Father of British acousmatic music, Jonty Harrison's art runs deep and allies technique, poetry, and a strong sense of sound spatialization. The works included on Évidence Matérielle make no exception to this rule. The album begins with "Klang," the oldest piece of this set and maybe Harrison's best-known work (it was released on two previous occasions and was awarded a Bourges Awards Euphonie d'Or in 1992). It is a beautiful, captivating electro-acoustic concerto, using sounds derived from two pots and electronically produced sounds. "Sorties" (Exits) blends environmental recordings to musique concrète techniques to evoke the escaping, the fleeing of indoors for the outdoors. "Surface Tension" is the most acousmatical work, presenting sound for sound's sake -- a good example of the composer's sense of drama. The two last pieces, "Splintering" and "Streams," use prime materials (wood and water, respectively). Here, sounds retain part of their signification, but this technique results in less powerful works. They bring to mind Annette Vande Gorne's Tao cycle. Some people will prefer these less abstract pieces. Anyway, Évidence Matérielle is somehow more appealing than the dryer Articles Indéfinis, Harrison's previous release on Empreintes DIGITALes.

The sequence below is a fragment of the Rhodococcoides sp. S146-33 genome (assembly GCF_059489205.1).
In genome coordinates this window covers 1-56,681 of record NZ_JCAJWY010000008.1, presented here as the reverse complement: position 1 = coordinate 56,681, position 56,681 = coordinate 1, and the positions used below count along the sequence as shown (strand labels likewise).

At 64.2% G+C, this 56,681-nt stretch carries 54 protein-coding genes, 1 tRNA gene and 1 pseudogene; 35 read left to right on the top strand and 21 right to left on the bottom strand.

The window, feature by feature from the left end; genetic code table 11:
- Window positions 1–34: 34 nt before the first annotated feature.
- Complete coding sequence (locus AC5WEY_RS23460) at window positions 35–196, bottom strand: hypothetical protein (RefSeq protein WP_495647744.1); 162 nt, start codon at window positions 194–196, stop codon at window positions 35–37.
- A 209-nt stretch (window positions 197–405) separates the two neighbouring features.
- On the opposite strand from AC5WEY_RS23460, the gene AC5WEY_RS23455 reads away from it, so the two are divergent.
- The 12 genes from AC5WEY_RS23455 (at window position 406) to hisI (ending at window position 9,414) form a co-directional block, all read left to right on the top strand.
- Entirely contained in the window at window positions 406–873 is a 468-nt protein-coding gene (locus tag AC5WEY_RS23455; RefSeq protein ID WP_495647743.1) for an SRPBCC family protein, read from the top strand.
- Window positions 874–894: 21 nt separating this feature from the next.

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AllMusic Review by François Couture